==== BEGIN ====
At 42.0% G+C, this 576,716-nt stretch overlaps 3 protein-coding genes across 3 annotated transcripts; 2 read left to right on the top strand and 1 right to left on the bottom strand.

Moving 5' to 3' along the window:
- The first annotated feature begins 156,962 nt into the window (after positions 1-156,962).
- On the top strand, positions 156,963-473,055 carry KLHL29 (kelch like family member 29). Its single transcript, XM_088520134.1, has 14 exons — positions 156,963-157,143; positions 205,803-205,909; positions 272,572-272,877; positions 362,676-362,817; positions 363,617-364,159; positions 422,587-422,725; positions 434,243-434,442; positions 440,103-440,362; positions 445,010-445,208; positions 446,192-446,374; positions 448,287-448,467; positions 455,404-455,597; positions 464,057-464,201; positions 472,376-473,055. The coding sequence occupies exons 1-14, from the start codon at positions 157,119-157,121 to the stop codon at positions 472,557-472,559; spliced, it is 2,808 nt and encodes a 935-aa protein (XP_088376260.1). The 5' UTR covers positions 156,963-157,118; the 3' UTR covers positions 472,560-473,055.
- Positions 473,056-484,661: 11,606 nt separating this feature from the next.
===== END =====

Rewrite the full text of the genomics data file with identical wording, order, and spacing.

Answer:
At 42.0% G+C, this 576,716-nt stretch overlaps 3 protein-coding genes across 3 annotated transcripts; 2 read left to right on the top strand and 1 right to left on the bottom strand.

Moving 5' to 3' along the window:
- The first annotated feature begins 156,962 nt into the window (after positions 1-156,962).
- On the top strand, positions 156,963-473,055 carry KLHL29 (kelch like family member 29). Its single transcript, XM_088520134.1, has 14 exons — positions 156,963-157,143; positions 205,803-205,909; positions 272,572-272,877; positions 362,676-362,817; positions 363,617-364,159; positions 422,587-422,725; positions 434,243-434,442; positions 440,103-440,362; positions 445,010-445,208; positions 446,192-446,374; positions 448,287-448,467; positions 455,404-455,597; positions 464,057-464,201; positions 472,376-473,055. The coding sequence occupies exons 1-14, from the start codon at positions 157,119-157,121 to the stop codon at positions 472,557-472,559; spliced, it is 2,808 nt and encodes a 935-aa protein (XP_088376260.1). The 5' UTR covers positions 156,963-157,118; the 3' UTR covers positions 472,560-473,055.
- Positions 473,056-484,661: 11,606 nt separating this feature from the next.